Well, time to get back to the main focus of this blog - Aerospace Technology. Cruising through the Space.com website this weekend, I uncovered four articles that I thought were worthy of mentioned.
First was a recent posting by Space.com writer Tariq Malik about a commercial company going to re-use several Soviet-era Reusable Return Vehicle (RRV) that they used to fly up to their military space stations-the Almaz class space station in the 1970s.
Made up of two sections, the cone shape RRV can carry three people. A commander and two passengers. The RRVs will be updated with modern equipment and technology.
The announcement was made at the Moscow Air Show in Russia. Price per ticket has yet to be revealed.
That company, Excalibur Almaz Limited, based out of the Isle of Man, has managed to get a hold of several RRVs that were in storage.
Next, Robert Bigelow to the rescue to save Project Orion! He is proposing a "stripped" down version of the Orion capsule known as Orion Lite. He even had a private meeting with the White house-charted panel on the future of the space program.
Quoting that article: In a July 30 interview with Space News, Mike Gold, director of Bigelow's Washington office, said he believes a low Earth-orbit optimized version of Orion could be ready to launch atop a human-rated version of the Atlas 5 within three or four years — much sooner than NASA's discredited March 2015 target for the first crewed launch of Orion and its Ares I rocket.
Gold said the Bigelow capsule would have the same outer mold line as NASA's 16-foot (5-meter) wide Orion and possibly the same internal pressure vessel, but little else in common."
A unique twist to this proposal is the mid-air capture of the Orion lite instead of letting it splash down in the ocean. Quote: One of the biggest deviations from NASA's Orion design involves the vehicle's landing system. Whereas NASA plans call for Orion to make an Apollo-style splashdown in the ocean, Bigelow is considering midair retrieval as a safer and more economical means to land the spacecraft following atmospheric re-entry.
"Air-capture is a strategy that has been implemented many times in the past, but never done at weights as high as a capsule," Gold said.
Midair capture was used by the military during World War II to recover gliders and during the 1960s to catch film canisters dropped from Corona spy satellites orbiting overhead.
The third bit of news is now more than a year old. There was a documentary (that I never heard about sadly) about Soviet and American military space flight operations and proposed spaceflight activities. Photo attached to this post is from www.deepcold.com showing the MOL in action.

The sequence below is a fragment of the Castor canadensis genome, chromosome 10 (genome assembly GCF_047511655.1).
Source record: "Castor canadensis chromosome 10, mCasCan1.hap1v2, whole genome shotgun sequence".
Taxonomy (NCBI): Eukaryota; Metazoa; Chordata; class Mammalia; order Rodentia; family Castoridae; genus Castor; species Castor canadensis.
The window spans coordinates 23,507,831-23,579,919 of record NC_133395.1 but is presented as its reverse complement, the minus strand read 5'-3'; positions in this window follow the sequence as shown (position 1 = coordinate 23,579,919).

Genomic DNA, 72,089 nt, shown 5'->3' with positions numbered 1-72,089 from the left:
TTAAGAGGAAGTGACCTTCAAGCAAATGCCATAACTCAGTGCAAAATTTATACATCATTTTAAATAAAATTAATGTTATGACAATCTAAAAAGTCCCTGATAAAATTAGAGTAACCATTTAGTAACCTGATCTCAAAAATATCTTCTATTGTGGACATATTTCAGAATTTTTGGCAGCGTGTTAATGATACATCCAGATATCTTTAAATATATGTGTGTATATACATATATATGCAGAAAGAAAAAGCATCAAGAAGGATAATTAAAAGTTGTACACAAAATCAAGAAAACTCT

You really need to read this article and check out the www.deepcold.com website. Somehow, reading through all that - I was thinking about the Mattel 6" tall action figure known as Major Matt Mason. And the fact that the U.S. Air Force went to the trouble to have "blue" color spacesuits made for their cancelled MOL(Manned Orbital Laboratory-1965) and Dyna-Soar orbital interceptor projects. How do we know this? Because NASA uncovered them in a long-sealed room at Cape Canaveral, FL, by accident in 2005. The program was aired on PBS as "NOVA: Astrospies."
Finally, there was this article by Bill Christensen posted on February 15, 2006, entitled "Anti gravity Propulsion System Proposed."
Dr. Franklin Felber presented a paper at the 2006 Space Technology and Applications International Forum (STAIF) that was held in Albuquerque, NM, February 14, 2006.
Quote: Dr. Felber's paper states that a mass moving faster than 57.7 percent of the speed of light will gravitationally repel other masses lying within a narrow 'anti gravity beam' in front of it. This "beam" intensifies as the speed of the mass approaches that of light.
The link to his actual paper appears to be broken now. So I was unable to download it to read it in detail.
Ref. Space.com "Soviet-Era Spaceships to Fly Commercial Space Missions" by Tariq Malik, August 18, 2009. (http://www.space.com/businesstechnology/090818-excalibur-almaz-spaceships.html).
Space.com. "Nevada Company Pitches 'Lite' Concept for NASA's New Spaceship." by Amy Klamper. August 14, 2009. (http://www.space.com/businesstechnology/090814-orion-lite.html).
Space.com "Space Spies Revealed in New Documentary" by Tariq Malik. February 12, 2008. (http://www.space.com/entertainment/080212-astrospies-mol.html).
Space.com "Antigravity Propulsion System Proposed" by Bill Christensen. February 15, 2006. (http://www.space.com/businesstechnology/060215_technovel_antigravity.html).